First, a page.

When we found out that one of our unborn baby twins had something called Spina Bifida, I knew almost nothing about SB. I didn’t know if the doctors were telling me my baby would never walk or talk, or if she would suffer constant pain, or even what she would look like. Between my pediatrician husband and genetic counselors, I quickly got a fuller picture of what SB meant, medically, but I remember a very specific hunger for images of what SB would literally look like. In the midst of what was a grieving process to accept and understand our new normal, I sought out pictures of people, particularly kids with SB. And more than anything else, these images comforted me. I remember being thoroughly relieved to find that people with SB were just like any other sort of people: beautiful, silly, happy, sad, and completely themselves. After seeing some actual images of actual people with SB living life in the world, I could move away from clinical distance from this new SB reality and embrace my growing bond with Baby B– our Claire, as a full and complete person, not a diagnosis or a disability.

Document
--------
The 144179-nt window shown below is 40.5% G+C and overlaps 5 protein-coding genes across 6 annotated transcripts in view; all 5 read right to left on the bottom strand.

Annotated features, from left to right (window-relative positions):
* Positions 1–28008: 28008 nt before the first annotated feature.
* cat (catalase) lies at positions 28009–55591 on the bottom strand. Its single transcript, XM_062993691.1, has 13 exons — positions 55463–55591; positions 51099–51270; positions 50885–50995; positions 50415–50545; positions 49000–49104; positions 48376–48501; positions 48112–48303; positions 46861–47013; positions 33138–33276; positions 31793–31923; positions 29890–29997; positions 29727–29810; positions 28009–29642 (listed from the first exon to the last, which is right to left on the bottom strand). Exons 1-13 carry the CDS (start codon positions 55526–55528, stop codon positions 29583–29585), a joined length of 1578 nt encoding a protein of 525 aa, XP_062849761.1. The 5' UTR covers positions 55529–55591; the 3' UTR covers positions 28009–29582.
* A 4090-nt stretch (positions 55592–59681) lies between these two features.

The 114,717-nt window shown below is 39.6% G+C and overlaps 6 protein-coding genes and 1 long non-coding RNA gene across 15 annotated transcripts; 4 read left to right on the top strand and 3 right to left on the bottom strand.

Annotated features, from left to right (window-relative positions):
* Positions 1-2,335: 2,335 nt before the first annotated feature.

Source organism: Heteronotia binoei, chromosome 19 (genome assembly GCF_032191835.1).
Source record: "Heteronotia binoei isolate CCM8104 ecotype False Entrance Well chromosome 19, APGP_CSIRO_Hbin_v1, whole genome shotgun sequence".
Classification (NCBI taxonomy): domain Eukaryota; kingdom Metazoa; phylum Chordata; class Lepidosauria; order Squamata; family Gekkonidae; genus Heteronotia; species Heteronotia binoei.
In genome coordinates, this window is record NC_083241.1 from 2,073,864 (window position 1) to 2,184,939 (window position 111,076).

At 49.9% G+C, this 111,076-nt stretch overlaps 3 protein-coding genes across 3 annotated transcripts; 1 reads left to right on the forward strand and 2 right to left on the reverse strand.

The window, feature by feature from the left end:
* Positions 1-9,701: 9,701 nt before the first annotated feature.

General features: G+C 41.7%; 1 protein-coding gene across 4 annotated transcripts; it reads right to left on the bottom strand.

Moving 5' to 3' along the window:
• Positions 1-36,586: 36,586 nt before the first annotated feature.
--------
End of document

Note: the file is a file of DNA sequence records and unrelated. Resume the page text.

Now another Spina Bifida Awareness Month is upon us, and more than anything, what I want to do is speak to others in that place where we were just a few short years ago: newly diagnosed, just wondering, “What does Spina Bifida look like?” One of my favorite blogging friends, Sarah at Wifeytini, suggested we post photos of our kids in all their beautiful ordinary exasperating glory, and label them “This is what Spina Bifida looks like,” and share them using the hashtag #embracethebif.
This isn’t a viral social media charity challenge. You don’t have to make a donation or dump ice on your head. But if you’re a person with SB or the parent of a child with SB, maybe you could join in and share some positive images online this month (and be sure to post them on the Wifeytini Facebook page), so that other folks just starting out on this journey will be able to take comfort and know that they aren’t really going to have to be a special kind of parent, raising a special kind of kid. Because SB is just another way of being a person in the world, and like any part of life, it has its share of hardships but also more than its share of beauty and normalcy too. And if you don’t have SB in your life or in your family, feel free to share some of these instead.